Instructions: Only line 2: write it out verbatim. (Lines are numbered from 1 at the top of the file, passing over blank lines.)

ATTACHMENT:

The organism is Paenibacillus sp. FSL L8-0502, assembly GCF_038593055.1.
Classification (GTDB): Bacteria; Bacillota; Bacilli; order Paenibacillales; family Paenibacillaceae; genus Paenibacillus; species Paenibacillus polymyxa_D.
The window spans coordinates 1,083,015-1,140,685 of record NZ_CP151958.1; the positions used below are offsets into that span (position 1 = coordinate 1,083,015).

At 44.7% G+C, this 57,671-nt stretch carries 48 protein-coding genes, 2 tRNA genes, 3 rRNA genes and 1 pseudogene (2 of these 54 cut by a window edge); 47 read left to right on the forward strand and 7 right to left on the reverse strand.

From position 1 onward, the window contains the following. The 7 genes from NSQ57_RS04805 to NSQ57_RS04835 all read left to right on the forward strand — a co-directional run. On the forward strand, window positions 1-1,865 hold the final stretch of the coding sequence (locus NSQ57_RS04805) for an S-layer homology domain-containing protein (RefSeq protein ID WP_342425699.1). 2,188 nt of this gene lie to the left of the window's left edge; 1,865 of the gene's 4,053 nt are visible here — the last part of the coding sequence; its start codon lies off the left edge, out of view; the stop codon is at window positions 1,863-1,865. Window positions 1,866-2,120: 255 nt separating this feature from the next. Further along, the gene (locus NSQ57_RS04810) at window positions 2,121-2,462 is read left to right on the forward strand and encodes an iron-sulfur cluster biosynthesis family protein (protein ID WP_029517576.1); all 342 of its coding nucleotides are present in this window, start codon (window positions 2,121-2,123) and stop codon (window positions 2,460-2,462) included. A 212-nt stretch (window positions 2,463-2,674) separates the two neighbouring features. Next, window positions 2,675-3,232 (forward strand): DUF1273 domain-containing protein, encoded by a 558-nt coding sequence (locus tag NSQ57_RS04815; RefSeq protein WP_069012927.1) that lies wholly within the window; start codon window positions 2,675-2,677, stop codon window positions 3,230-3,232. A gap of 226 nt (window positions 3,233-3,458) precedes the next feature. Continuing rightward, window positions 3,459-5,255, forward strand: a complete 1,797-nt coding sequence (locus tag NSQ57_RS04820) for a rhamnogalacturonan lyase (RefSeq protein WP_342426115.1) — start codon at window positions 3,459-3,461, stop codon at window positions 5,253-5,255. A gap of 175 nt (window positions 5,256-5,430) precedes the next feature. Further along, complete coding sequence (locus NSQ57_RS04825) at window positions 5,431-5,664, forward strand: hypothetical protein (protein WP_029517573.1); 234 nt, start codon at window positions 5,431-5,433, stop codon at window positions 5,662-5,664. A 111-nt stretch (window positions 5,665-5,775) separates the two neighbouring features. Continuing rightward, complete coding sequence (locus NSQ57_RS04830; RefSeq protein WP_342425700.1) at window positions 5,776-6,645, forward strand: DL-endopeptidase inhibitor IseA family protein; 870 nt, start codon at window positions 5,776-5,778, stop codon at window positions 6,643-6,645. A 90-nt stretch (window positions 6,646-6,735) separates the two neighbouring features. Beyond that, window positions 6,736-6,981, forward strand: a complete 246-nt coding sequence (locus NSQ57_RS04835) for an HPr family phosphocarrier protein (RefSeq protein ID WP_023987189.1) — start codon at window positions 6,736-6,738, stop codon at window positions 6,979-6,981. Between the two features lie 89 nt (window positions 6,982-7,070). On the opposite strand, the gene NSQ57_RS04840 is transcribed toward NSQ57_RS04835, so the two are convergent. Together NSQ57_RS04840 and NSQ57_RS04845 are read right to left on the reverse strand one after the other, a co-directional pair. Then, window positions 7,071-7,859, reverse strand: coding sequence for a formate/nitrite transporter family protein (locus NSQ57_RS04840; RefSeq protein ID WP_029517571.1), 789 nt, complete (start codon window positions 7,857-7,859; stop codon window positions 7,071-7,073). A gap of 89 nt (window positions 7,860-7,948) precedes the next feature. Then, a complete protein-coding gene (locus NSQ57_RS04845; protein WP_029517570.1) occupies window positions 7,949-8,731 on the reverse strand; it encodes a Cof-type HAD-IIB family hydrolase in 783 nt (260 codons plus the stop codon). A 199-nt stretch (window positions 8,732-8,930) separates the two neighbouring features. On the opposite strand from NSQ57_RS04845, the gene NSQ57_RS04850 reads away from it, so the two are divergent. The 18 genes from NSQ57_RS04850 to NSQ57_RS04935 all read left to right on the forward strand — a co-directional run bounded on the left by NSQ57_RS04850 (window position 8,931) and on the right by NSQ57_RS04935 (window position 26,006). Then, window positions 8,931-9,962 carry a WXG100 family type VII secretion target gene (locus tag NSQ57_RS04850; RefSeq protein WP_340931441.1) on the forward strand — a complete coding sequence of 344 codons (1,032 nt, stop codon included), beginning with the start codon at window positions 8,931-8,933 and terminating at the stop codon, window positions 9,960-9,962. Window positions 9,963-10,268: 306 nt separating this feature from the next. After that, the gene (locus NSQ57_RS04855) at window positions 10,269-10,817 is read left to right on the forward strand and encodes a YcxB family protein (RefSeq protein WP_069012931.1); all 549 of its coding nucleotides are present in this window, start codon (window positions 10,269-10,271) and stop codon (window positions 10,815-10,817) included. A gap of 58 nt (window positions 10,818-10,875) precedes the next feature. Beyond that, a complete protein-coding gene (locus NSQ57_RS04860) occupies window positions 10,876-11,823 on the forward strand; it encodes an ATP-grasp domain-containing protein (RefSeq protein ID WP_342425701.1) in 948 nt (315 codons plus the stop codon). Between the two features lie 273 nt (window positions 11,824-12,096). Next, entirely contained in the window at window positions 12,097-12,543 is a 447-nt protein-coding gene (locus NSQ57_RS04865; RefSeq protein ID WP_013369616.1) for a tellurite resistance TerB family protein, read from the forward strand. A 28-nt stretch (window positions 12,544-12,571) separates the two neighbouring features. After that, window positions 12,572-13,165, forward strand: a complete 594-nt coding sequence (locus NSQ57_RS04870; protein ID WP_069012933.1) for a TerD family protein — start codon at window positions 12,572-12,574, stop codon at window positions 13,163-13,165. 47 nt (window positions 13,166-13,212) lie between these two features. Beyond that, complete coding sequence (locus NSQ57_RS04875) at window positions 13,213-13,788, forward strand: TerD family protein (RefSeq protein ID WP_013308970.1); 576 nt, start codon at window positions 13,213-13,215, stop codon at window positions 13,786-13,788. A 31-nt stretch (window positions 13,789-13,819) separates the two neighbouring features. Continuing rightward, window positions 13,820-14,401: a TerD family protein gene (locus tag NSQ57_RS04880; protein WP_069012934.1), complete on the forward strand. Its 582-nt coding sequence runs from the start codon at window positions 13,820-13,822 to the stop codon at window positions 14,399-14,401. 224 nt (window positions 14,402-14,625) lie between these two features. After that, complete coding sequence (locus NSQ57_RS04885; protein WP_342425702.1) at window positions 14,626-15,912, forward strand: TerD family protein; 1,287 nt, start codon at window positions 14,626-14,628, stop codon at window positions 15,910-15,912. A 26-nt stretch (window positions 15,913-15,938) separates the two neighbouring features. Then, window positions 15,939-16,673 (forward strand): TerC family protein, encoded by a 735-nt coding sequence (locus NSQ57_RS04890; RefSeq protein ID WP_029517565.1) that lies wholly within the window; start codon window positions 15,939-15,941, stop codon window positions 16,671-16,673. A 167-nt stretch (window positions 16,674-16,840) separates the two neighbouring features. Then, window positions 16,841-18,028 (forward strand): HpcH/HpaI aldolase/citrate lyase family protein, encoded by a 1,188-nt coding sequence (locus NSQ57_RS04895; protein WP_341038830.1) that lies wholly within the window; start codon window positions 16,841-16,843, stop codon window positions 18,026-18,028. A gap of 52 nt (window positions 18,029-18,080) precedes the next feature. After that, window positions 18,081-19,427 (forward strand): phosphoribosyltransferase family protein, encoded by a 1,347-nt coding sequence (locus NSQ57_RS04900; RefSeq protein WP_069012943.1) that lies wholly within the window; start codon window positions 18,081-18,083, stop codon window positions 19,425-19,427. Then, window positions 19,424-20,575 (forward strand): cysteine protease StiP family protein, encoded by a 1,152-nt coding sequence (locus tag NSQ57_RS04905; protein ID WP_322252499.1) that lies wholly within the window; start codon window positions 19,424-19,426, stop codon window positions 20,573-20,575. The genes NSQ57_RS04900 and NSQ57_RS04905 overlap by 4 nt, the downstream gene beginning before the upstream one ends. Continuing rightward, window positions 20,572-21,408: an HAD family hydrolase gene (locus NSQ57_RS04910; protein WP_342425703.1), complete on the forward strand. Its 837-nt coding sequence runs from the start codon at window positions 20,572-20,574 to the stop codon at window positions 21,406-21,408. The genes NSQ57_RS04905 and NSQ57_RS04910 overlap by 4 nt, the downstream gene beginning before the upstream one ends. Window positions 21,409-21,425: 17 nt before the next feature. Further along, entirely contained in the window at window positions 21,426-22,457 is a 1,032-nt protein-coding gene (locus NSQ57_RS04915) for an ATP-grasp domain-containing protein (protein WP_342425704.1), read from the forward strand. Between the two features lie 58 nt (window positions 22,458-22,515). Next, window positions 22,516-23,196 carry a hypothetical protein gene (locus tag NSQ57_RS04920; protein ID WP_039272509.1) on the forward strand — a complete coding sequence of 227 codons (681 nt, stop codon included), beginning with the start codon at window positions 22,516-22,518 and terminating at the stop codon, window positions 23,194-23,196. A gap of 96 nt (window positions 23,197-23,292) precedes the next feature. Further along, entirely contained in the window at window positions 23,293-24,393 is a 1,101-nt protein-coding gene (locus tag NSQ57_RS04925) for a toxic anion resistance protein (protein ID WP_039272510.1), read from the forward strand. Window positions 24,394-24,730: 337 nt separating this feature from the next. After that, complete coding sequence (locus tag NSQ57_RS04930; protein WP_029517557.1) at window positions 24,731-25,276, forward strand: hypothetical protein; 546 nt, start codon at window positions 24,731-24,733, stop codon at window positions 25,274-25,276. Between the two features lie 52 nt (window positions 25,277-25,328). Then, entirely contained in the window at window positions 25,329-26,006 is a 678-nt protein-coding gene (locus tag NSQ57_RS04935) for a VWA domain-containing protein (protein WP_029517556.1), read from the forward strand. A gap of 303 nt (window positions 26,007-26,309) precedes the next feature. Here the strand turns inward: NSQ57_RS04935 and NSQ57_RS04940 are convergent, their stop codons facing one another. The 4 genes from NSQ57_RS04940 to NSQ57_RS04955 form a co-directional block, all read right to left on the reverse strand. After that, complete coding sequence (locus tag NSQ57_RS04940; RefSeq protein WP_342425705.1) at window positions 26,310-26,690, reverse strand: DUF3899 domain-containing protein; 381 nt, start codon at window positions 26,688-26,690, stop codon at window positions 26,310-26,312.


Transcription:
Classification (GTDB): Bacteria; Bacillota; Bacilli; order Paenibacillales; family Paenibacillaceae; genus Paenibacillus; species Paenibacillus polymyxa_D.